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Zemuron Side Effects Center
Medical Editor: John P. Cunha, DO, FACOEP
Zemuron (rocuronium bromide) is given before general anesthesia in preparation for surgery. It helps keep the body still during surgery and also relaxes the throat so a breathing tube can be more easily inserted before surgery. It is a nondepolarizing neuromuscular blocking agent. This medication is available in generic form. Common side effects include nausea, vomiting, swelling or discomfort at the injection site, sleepiness or light-headedness, mild itching or skin rash.
Zemuron is only administered by clinicians experienced with the use, actions, characteristics and complications of neuromuscular blocking agents. Doses of Zemuron injection are individualized based on the condition being treated and the patient's weight, among other factors. Zemuron may interact with lithium, procainamide, seizure medication, antacids or mineral supplements containing magnesium, steroids, or antibiotics. Tell your doctor all medications and supplements you use. During pregnancy, Zemuron should only be used if prescribed. It is unknown if this medication passes into breast milk or if it could harm a nursing baby. Consult your doctor before breast-feeding.
Our Zemuron (rocuronium bromide) Side Effects Drug Center provides a comprehensive view of available drug information on the potential side effects when taking this medication.
This is not a complete list of side effects and others may occur. Call your doctor for medical advice about side effects. You may report side effects to FDA at 1-800-FDA-1088.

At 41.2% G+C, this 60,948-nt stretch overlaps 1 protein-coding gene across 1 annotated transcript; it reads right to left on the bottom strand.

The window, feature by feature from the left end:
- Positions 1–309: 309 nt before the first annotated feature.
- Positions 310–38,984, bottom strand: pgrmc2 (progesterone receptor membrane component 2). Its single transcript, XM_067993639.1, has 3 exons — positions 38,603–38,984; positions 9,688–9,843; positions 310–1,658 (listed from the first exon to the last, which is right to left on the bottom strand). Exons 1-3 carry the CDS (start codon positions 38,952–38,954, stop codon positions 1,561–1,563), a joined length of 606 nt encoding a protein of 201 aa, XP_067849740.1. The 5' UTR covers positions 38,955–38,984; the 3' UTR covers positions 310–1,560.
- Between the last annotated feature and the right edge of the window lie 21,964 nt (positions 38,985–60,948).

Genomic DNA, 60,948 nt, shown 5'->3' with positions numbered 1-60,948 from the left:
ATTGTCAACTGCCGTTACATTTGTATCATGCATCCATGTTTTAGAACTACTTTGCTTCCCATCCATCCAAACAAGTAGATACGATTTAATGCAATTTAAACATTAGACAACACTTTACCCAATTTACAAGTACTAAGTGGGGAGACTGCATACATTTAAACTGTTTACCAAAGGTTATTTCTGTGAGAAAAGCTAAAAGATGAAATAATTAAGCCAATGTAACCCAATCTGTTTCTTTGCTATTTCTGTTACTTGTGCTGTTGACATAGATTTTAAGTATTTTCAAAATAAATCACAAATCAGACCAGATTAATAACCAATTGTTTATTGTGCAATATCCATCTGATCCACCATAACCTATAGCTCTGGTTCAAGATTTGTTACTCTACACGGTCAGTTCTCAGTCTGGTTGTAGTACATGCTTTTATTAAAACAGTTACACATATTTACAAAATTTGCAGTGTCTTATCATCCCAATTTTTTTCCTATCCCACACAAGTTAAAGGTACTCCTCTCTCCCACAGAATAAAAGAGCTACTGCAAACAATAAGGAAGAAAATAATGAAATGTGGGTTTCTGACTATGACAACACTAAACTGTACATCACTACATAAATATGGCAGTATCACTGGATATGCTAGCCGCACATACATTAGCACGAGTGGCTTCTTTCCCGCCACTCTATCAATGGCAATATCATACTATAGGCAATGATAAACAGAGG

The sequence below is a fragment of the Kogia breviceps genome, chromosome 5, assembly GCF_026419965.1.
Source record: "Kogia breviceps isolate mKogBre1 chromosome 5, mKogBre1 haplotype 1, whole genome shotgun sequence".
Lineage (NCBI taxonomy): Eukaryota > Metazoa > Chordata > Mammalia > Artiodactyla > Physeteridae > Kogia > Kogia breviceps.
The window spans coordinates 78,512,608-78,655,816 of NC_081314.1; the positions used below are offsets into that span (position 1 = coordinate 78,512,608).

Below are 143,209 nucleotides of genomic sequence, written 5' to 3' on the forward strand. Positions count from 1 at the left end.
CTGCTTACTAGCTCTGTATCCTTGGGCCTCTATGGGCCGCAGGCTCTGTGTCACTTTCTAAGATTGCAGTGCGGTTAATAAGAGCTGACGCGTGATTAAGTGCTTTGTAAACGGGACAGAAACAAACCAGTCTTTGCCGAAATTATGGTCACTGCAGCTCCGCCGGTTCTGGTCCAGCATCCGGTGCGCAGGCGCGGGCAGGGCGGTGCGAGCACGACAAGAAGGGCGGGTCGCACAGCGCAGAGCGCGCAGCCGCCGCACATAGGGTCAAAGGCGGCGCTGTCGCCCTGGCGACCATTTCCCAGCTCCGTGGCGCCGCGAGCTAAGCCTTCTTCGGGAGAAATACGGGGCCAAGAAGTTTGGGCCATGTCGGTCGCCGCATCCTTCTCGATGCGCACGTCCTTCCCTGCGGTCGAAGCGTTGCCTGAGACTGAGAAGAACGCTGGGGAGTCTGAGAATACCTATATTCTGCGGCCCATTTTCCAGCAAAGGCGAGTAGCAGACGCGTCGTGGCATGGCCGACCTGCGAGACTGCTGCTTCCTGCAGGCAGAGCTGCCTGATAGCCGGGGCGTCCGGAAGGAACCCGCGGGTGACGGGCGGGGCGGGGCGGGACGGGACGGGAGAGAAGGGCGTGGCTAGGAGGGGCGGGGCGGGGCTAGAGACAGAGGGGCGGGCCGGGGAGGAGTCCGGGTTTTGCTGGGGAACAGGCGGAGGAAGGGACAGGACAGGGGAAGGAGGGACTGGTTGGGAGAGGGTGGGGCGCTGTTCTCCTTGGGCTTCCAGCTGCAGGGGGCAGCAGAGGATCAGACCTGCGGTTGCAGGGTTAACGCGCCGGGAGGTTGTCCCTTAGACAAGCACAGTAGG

What is Patient Information in Detail?
Easy-to-read and understand detailed drug information and pill images for the patient or caregiver from Cerner Multum.
Zemuron in Detail - Patient Information: Side Effects
Get emergency medical help if you have any of these signs of an allergic reaction: hives; difficulty breathing; swelling of your face, lips, tongue, or throat.
Tell your caregivers right away if you have any of these serious side effects:
- fast or uneven heart rate;
- noisy breathing, feeling short of breath;
- ongoing muscle weakness; or
- inability to move your muscles.
Less serious side effects may include:
- nausea, vomiting;
- swelling or discomfort where the medicine was injected;
- feeling sleepy or light-headed; or
- mild itching or skin rash.
This is not a complete list of side effects and others may occur. Tell your doctor about any unusual or bothersome side effect. You may report side effects to FDA at 1-800-FDA-1088.
Read the entire detailed patient monograph for Zemuron (Rocuronium Bromide Injection) »
What is Prescribing information?
The FDA package insert formatted in easy-to-find categories for health professionals and clinicians.
Zemuron FDA Prescribing Information: Side Effects
The following adverse reactions are described, or described in greater detail, in other sections:
- Anaphylaxis [see WARNINGS AND PRECAUTIONS]
- Residual paralysis [see WARNINGS AND PRECAUTIONS]
- Myopathy [see WARNINGS AND PRECAUTIONS]
- Increased pulmonary vascular resistance [see WARNINGS AND PRECAUTIONS]